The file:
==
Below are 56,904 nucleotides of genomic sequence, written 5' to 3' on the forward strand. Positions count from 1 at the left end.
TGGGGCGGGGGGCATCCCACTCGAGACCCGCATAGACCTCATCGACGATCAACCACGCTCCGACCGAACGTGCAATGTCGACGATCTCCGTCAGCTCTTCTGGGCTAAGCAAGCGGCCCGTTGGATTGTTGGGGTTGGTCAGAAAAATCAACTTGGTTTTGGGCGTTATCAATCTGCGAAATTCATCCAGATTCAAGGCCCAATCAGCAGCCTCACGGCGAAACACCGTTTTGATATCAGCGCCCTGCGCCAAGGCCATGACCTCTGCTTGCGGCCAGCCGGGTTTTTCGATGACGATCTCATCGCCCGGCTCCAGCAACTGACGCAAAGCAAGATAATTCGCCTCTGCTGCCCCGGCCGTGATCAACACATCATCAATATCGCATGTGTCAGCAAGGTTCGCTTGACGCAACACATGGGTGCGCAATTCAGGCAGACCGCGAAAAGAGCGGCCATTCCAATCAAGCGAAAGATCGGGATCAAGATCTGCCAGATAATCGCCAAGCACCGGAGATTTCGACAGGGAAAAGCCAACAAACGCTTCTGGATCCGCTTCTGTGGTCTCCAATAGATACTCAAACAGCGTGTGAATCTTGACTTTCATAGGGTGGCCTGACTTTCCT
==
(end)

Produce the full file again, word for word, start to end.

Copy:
Below are 56,904 nucleotides of genomic sequence, written 5' to 3' on the forward strand. Positions count from 1 at the left end.
TGGGGCGGGGGGCATCCCACTCGAGACCCGCATAGACCTCATCGACGATCAACCACGCTCCGACCGAACGTGCAATGTCGACGATCTCCGTCAGCTCTTCTGGGCTAAGCAAGCGGCCCGTTGGATTGTTGGGGTTGGTCAGAAAAATCAACTTGGTTTTGGGCGTTATCAATCTGCGAAATTCATCCAGATTCAAGGCCCAATCAGCAGCCTCACGGCGAAACACCGTTTTGATATCAGCGCCCTGCGCCAAGGCCATGACCTCTGCTTGCGGCCAGCCGGGTTTTTCGATGACGATCTCATCGCCCGGCTCCAGCAACTGACGCAAAGCAAGATAATTCGCCTCTGCTGCCCCGGCCGTGATCAACACATCATCAATATCGCATGTGTCAGCAAGGTTCGCTTGACGCAACACATGGGTGCGCAATTCAGGCAGACCGCGAAAAGAGCGGCCATTCCAATCAAGCGAAAGATCGGGATCAAGATCTGCCAGATAATCGCCAAGCACCGGAGATTTCGACAGGGAAAAGCCAACAAACGCTTCTGGATCCGCTTCTGTGGTCTCCAATAGATACTCAAACAGCGTGTGAATCTTGACTTTCATAGGGTGGCCTGACTTTCCT